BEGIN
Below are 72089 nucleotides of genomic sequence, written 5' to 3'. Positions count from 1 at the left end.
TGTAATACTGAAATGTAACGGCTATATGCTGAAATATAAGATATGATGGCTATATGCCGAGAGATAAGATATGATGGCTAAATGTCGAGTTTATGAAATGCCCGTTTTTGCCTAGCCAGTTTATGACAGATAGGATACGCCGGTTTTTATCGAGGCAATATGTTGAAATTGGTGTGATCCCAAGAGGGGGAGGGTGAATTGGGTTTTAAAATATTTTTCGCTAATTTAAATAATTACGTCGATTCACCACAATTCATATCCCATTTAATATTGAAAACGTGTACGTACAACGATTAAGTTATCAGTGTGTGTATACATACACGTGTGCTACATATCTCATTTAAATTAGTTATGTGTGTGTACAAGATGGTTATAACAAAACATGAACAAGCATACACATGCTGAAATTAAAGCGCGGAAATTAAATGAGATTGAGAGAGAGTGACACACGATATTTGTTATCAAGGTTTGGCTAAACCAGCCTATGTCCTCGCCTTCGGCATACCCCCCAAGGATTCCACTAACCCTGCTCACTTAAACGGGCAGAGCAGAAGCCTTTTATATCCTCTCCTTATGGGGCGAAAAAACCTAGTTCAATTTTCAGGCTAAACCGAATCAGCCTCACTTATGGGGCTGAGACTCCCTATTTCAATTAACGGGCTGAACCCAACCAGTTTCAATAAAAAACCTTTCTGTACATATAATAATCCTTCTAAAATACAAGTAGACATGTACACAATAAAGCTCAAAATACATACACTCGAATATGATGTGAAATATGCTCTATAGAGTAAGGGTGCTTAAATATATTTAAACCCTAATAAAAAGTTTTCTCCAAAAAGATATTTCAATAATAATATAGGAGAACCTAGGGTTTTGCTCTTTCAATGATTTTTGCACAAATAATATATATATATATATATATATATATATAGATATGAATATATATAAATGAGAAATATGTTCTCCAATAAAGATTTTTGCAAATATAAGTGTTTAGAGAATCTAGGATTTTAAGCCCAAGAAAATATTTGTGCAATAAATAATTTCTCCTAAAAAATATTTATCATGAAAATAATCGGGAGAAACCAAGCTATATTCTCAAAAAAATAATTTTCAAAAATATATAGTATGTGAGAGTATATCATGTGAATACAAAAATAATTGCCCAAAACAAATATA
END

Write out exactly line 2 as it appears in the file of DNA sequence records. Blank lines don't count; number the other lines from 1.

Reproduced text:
TGTAATACTGAAATGTAACGGCTATATGCTGAAATATAAGATATGATGGCTATATGCCGAGAGATAAGATATGATGGCTAAATGTCGAGTTTATGAAATGCCCGTTTTTGCCTAGCCAGTTTATGACAGATAGGATACGCCGGTTTTTATCGAGGCAATATGTTGAAATTGGTGTGATCCCAAGAGGGGGAGGGTGAATTGGGTTTTAAAATATTTTTCGCTAATTTAAATAATTACGTCGATTCACCACAATTCATATCCCATTTAATATTGAAAACGTGTACGTACAACGATTAAGTTATCAGTGTGTGTATACATACACGTGTGCTACATATCTCATTTAAATTAGTTATGTGTGTGTACAAGATGGTTATAACAAAACATGAACAAGCATACACATGCTGAAATTAAAGCGCGGAAATTAAATGAGATTGAGAGAGAGTGACACACGATATTTGTTATCAAGGTTTGGCTAAACCAGCCTATGTCCTCGCCTTCGGCATACCCCCCAAGGATTCCACTAACCCTGCTCACTTAAACGGGCAGAGCAGAAGCCTTTTATATCCTCTCCTTATGGGGCGAAAAAACCTAGTTCAATTTTCAGGCTAAACCGAATCAGCCTCACTTATGGGGCTGAGACTCCCTATTTCAATTAACGGGCTGAACCCAACCAGTTTCAATAAAAAACCTTTCTGTACATATAATAATCCTTCTAAAATACAAGTAGACATGTACACAATAAAGCTCAAAATACATACACTCGAATATGATGTGAAATATGCTCTATAGAGTAAGGGTGCTTAAATATATTTAAACCCTAATAAAAAGTTTTCTCCAAAAAGATATTTCAATAATAATATAGGAGAACCTAGGGTTTTGCTCTTTCAATGATTTTTGCACAAATAATATATATATATATATATATATATATATAGATATGAATATATATAAATGAGAAATATGTTCTCCAATAAAGATTTTTGCAAATATAAGTGTTTAGAGAATCTAGGATTTTAAGCCCAAGAAAATATTTGTGCAATAAATAATTTCTCCTAAAAAATATTTATCATGAAAATAATCGGGAGAAACCAAGCTATATTCTCAAAAAAATAATTTTCAAAAATATATAGTATGTGAGAGTATATCATGTGAATACAAAAATAATTGCCCAAAACAAATATA